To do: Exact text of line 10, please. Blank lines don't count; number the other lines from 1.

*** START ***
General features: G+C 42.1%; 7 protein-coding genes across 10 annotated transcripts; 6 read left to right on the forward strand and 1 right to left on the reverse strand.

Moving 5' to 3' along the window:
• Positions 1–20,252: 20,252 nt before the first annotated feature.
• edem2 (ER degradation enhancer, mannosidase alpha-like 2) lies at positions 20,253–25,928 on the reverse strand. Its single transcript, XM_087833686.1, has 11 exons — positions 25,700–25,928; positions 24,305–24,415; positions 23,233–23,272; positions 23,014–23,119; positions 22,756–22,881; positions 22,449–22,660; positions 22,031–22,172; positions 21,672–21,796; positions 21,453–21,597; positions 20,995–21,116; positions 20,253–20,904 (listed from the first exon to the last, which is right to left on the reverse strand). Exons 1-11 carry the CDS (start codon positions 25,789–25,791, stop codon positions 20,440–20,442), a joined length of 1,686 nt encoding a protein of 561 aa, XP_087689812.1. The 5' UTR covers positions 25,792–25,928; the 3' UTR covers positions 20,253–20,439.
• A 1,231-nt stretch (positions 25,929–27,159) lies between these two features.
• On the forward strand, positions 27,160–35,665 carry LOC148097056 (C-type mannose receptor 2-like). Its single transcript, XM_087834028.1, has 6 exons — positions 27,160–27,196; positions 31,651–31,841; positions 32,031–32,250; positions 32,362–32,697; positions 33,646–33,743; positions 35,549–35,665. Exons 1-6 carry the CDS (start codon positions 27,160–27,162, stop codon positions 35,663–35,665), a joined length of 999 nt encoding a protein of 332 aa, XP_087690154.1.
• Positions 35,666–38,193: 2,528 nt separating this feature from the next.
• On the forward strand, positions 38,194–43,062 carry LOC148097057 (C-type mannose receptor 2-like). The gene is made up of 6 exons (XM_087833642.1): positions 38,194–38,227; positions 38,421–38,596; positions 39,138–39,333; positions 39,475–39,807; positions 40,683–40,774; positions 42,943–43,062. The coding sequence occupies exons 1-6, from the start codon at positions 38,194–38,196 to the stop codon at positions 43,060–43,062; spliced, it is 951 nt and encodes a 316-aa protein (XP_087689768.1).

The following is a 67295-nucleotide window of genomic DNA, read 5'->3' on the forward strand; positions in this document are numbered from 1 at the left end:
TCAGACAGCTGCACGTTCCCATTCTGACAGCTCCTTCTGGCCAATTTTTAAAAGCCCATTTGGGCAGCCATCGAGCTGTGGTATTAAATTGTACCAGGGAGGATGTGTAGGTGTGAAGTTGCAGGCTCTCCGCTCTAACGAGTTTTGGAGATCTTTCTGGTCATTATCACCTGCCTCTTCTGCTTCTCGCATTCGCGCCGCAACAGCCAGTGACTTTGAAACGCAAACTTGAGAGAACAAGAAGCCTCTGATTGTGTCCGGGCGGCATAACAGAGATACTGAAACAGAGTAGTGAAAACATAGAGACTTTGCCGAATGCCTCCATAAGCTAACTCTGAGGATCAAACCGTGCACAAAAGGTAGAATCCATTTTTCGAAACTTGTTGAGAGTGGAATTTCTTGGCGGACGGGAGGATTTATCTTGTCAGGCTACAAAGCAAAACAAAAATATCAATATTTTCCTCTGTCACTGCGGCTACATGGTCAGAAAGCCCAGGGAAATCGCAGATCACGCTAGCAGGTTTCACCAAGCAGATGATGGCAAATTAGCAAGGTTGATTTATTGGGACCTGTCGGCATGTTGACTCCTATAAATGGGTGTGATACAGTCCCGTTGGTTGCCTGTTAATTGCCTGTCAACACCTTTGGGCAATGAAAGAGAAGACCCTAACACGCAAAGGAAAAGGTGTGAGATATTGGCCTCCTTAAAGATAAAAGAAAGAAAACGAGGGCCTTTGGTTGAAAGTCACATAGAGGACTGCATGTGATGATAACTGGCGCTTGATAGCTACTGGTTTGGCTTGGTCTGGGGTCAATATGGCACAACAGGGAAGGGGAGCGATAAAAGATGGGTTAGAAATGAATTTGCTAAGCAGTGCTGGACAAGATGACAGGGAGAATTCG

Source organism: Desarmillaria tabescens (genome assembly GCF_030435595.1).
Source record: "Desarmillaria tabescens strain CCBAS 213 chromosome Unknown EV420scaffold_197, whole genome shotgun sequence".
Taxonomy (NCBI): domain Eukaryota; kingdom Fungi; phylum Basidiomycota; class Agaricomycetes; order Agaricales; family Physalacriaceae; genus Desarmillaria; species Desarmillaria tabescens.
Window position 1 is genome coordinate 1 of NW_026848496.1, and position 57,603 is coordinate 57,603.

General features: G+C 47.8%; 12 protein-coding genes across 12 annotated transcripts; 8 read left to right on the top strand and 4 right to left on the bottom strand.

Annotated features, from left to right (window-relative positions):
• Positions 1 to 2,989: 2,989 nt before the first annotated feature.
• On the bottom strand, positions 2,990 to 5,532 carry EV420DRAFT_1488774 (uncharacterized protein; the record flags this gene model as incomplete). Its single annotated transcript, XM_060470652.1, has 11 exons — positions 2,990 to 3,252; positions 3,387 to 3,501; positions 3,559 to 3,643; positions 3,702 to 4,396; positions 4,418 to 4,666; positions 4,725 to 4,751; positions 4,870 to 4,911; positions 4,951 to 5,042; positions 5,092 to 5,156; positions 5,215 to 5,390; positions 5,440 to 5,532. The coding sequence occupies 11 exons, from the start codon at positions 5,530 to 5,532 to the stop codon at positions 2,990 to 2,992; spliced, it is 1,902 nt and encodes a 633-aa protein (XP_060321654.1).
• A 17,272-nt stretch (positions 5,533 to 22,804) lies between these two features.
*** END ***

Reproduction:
TCAGACAGCTGCACGTTCCCATTCTGACAGCTCCTTCTGGCCAATTTTTAAAAGCCCATTTGGGCAGCCATCGAGCTGTGGTATTAAATTGTACCAGGGAGGATGTGTAGGTGTGAAGTTGCAGGCTCTCCGCTCTAACGAGTTTTGGAGATCTTTCTGGTCATTATCACCTGCCTCTTCTGCTTCTCGCATTCGCGCCGCAACAGCCAGTGACTTTGAAACGCAAACTTGAGAGAACAAGAAGCCTCTGATTGTGTCCGGGCGGCATAACAGAGATACTGAAACAGAGTAGTGAAAACATAGAGACTTTGCCGAATGCCTCCATAAGCTAACTCTGAGGATCAAACCGTGCACAAAAGGTAGAATCCATTTTTCGAAACTTGTTGAGAGTGGAATTTCTTGGCGGACGGGAGGATTTATCTTGTCAGGCTACAAAGCAAAACAAAAATATCAATATTTTCCTCTGTCACTGCGGCTACATGGTCAGAAAGCCCAGGGAAATCGCAGATCACGCTAGCAGGTTTCACCAAGCAGATGATGGCAAATTAGCAAGGTTGATTTATTGGGACCTGTCGGCATGTTGACTCCTATAAATGGGTGTGATACAGTCCCGTTGGTTGCCTGTTAATTGCCTGTCAACACCTTTGGGCAATGAAAGAGAAGACCCTAACACGCAAAGGAAAAGGTGTGAGATATTGGCCTCCTTAAAGATAAAAGAAAGAAAACGAGGGCCTTTGGTTGAAAGTCACATAGAGGACTGCATGTGATGATAACTGGCGCTTGATAGCTACTGGTTTGGCTTGGTCTGGGGTCAATATGGCACAACAGGGAAGGGGAGCGATAAAAGATGGGTTAGAAATGAATTTGCTAAGCAGTGCTGGACAAGATGACAGGGAGAATTCG